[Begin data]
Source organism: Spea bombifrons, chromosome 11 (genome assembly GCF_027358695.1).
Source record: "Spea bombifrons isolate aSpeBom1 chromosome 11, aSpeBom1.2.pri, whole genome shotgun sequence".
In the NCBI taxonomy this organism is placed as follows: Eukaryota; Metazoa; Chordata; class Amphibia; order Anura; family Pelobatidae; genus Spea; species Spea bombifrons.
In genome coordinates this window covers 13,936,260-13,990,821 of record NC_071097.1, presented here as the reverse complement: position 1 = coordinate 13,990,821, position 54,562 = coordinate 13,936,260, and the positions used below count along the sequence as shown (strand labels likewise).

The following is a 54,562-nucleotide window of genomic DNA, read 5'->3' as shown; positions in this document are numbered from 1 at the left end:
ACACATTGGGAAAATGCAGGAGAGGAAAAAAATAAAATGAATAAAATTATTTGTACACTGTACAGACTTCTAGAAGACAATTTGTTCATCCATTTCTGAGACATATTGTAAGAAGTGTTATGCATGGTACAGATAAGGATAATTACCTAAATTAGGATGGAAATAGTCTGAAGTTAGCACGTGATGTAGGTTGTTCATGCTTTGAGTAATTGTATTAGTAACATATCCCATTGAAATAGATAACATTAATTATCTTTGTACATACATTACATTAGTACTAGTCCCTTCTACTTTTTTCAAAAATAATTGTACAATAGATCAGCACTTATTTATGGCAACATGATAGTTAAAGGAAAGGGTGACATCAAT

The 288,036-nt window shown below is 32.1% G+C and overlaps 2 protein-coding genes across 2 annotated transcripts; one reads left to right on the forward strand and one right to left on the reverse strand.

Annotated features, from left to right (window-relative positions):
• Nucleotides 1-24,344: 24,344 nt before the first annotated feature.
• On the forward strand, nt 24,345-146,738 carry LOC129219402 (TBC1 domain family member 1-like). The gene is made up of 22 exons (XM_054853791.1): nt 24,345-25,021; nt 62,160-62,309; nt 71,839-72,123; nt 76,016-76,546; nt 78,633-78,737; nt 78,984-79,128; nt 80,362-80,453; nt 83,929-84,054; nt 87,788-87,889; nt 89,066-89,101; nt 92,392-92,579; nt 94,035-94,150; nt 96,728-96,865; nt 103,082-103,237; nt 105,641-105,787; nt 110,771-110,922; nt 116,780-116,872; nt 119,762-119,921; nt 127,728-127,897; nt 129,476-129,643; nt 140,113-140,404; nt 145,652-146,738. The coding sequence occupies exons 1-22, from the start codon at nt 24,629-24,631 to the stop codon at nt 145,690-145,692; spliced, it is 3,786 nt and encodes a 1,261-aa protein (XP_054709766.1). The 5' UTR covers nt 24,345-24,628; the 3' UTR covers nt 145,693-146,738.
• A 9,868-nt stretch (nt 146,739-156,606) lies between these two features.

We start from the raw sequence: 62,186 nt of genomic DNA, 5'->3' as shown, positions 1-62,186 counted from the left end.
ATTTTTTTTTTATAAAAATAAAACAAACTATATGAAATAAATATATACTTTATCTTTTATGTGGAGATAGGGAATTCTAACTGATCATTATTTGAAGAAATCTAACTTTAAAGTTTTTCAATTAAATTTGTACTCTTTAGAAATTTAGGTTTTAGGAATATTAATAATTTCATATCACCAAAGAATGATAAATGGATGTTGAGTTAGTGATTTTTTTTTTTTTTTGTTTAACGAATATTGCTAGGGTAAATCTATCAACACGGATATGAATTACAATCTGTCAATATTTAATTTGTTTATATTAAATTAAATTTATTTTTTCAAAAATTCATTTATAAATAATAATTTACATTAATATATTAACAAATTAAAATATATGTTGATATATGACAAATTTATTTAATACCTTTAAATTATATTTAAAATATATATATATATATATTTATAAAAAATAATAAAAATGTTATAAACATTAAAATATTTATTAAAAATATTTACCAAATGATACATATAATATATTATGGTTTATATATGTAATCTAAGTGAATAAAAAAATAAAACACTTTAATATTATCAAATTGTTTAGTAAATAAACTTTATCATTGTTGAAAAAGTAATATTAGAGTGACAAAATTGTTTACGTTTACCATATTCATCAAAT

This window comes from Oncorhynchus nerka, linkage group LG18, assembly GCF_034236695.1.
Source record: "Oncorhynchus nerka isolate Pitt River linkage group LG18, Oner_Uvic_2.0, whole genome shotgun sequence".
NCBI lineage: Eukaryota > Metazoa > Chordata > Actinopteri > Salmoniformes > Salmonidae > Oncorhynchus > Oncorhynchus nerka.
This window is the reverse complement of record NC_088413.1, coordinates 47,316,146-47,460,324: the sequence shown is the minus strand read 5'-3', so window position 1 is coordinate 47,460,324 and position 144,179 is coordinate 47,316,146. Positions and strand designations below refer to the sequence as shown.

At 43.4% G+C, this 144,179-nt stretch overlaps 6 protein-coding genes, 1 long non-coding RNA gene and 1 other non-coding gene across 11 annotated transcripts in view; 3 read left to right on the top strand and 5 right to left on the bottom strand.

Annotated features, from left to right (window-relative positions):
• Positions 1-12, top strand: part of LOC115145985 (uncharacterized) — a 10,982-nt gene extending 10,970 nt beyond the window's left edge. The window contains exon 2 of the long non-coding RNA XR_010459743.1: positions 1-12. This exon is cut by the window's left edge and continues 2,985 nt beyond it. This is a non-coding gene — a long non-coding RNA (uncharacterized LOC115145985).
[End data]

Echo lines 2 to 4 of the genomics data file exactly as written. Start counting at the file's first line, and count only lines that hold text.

Source record: "Spea bombifrons isolate aSpeBom1 chromosome 11, aSpeBom1.2.pri, whole genome shotgun sequence".
In the NCBI taxonomy this organism is placed as follows: Eukaryota; Metazoa; Chordata; class Amphibia; order Anura; family Pelobatidae; genus Spea; species Spea bombifrons.
In genome coordinates this window covers 13,936,260-13,990,821 of record NC_071097.1, presented here as the reverse complement: position 1 = coordinate 13,990,821, position 54,562 = coordinate 13,936,260, and the positions used below count along the sequence as shown (strand labels likewise).